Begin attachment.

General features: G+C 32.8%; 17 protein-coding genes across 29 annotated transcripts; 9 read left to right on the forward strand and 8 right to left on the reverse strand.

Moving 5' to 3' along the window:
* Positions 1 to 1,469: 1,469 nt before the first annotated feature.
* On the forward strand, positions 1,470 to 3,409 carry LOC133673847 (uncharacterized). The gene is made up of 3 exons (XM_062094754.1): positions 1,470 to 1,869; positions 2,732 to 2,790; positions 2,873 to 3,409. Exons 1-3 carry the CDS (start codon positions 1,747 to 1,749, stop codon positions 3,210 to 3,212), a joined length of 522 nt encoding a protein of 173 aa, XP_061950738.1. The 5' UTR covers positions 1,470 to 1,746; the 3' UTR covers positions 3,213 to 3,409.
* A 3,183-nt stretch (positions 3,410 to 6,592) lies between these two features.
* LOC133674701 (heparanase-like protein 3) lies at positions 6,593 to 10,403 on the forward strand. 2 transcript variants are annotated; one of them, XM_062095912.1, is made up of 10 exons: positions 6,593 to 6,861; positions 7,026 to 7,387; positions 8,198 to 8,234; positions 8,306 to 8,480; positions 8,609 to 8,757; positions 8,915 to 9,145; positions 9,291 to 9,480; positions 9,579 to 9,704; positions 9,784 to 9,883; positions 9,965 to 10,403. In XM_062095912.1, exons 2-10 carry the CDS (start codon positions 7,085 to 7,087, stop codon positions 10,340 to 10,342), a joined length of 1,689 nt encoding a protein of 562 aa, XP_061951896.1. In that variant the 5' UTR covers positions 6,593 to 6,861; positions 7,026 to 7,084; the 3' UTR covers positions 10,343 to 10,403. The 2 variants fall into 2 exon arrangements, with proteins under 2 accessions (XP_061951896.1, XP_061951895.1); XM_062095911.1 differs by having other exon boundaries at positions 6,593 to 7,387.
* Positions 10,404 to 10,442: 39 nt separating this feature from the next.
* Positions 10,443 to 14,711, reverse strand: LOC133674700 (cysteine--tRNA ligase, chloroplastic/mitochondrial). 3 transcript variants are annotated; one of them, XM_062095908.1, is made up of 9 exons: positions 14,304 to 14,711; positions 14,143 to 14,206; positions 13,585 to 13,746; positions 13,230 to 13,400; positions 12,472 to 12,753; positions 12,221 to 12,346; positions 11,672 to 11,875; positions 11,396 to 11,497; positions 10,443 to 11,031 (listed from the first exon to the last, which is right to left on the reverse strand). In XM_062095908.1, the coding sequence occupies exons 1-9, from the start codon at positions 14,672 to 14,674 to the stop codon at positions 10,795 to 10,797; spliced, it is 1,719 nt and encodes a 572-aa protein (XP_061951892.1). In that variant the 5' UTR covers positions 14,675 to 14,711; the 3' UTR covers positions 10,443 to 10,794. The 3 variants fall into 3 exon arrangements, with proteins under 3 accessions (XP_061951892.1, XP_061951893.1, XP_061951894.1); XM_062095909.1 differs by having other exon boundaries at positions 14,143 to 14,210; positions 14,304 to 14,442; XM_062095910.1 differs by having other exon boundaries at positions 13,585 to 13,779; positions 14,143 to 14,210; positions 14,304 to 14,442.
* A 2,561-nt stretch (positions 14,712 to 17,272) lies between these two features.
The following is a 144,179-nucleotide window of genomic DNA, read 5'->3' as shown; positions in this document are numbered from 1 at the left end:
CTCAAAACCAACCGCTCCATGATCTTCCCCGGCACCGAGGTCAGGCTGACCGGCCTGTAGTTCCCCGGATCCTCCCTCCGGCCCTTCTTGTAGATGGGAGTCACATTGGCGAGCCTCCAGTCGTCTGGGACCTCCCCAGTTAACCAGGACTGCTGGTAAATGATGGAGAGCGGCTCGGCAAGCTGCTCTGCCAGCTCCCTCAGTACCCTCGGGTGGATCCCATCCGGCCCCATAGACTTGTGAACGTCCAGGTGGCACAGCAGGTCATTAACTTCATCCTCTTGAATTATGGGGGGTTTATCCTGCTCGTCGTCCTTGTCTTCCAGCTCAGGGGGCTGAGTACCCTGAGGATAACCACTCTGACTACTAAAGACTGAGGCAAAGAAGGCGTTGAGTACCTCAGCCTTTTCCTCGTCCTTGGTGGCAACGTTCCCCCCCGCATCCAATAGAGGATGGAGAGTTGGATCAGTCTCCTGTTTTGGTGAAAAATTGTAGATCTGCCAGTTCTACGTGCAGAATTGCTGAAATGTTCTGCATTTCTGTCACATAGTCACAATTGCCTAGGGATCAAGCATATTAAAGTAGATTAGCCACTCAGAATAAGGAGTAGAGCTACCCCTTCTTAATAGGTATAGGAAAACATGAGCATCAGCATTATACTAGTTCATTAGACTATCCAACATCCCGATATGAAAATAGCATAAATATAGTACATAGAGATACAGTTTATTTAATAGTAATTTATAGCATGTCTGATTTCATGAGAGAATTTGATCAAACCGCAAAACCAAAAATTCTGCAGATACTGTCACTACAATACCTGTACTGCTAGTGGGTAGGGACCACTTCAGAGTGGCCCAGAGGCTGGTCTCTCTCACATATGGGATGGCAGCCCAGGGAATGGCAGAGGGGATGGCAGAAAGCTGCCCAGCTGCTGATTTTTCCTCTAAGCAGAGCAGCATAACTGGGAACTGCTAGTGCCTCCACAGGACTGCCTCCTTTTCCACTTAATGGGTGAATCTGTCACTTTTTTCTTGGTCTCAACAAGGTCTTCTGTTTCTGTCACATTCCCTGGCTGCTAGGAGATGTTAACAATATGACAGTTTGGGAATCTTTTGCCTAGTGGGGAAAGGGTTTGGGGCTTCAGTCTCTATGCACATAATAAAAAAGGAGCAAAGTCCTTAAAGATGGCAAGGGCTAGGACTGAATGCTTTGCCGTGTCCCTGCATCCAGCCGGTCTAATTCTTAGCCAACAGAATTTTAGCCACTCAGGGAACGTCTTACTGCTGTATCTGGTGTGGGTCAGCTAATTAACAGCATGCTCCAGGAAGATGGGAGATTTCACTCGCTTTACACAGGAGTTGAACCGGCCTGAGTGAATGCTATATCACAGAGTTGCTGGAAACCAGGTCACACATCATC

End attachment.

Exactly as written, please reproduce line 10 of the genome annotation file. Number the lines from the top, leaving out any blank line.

The following is a 144,179-nucleotide window of genomic DNA, read 5'->3' as shown; positions in this document are numbered from 1 at the left end: